The British government released its long-awaited Resources & Waste for England on Tuesday, outlining how England is to increase resource productivity and eliminate "avoidable waste of all kinds" by 2050. Environment minister Michael Gove said the strategy will reduce reliance on single-use plastics, cut confusion over household recycling, tackle the problems of packaging and end the "economic, environmental and moral scandal that is food waste".
In the strategy document, the Department for Environment, Food and Rural Affairs (Defra) identifies packaging waste reform as an "immediate priority". The government wants to transition to a system fully based on the "polluter pays" principle, ensuring that producers pay "the full costs of disposal for packaging they place on the market". At present, the payments made by producers covered only around 10 per cent of costs.
Under a reformed system, all producers would be expected to pay into the system and to bear the "full net cost of managing their products" at the end of life, explained Defra. In this context, the Department notes that local authorities are to be "resourced to meet new net costs arising from the strategy". At the same time, the costs passed on to producers are to be "fair, necessary and transparent" and out-comes, objectives, targets and responsibilities are to be clear. Schemes would also need to be structured so as to encourage producers to make more sustainable design choices through modulated fees or other measures.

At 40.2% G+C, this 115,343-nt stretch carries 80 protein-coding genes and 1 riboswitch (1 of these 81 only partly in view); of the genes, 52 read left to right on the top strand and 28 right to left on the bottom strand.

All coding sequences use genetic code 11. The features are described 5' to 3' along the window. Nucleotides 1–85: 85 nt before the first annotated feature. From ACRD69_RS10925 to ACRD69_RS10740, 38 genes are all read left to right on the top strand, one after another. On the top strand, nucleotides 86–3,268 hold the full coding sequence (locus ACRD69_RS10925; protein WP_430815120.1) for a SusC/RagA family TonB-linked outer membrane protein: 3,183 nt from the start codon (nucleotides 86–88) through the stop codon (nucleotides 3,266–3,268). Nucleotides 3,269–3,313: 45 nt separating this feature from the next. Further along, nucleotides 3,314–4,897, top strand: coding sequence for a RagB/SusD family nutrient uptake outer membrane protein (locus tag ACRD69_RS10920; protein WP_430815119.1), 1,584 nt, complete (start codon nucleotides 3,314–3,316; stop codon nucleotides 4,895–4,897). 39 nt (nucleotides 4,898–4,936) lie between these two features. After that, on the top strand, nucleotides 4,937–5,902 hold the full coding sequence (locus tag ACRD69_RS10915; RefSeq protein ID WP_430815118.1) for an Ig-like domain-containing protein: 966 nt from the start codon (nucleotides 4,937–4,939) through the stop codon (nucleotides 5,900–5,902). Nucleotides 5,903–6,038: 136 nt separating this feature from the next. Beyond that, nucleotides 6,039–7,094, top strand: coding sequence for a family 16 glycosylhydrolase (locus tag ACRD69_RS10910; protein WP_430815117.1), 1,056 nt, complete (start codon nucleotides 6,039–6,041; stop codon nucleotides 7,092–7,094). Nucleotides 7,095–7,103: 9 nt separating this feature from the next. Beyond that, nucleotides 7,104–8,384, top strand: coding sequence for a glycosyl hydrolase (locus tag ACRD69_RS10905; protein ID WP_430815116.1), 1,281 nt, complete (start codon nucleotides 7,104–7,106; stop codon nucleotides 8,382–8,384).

Defra's current timeline foresees the launch of the new EPR scheme for packaging in 2023. A consultation on the reform of the current system is among the first steps in the implementation of the strategy and is expected to open in "early 2019". That consultation is to run concurrently with hearings on minimum standards for the collection of household and business waste and the introduction of a bottle deposit return scheme.
Other sections of the Resources & Waste Strategy address the expansion of EPR in other sectors, reducing food waste, standardising recyclate collection and combating waste crime.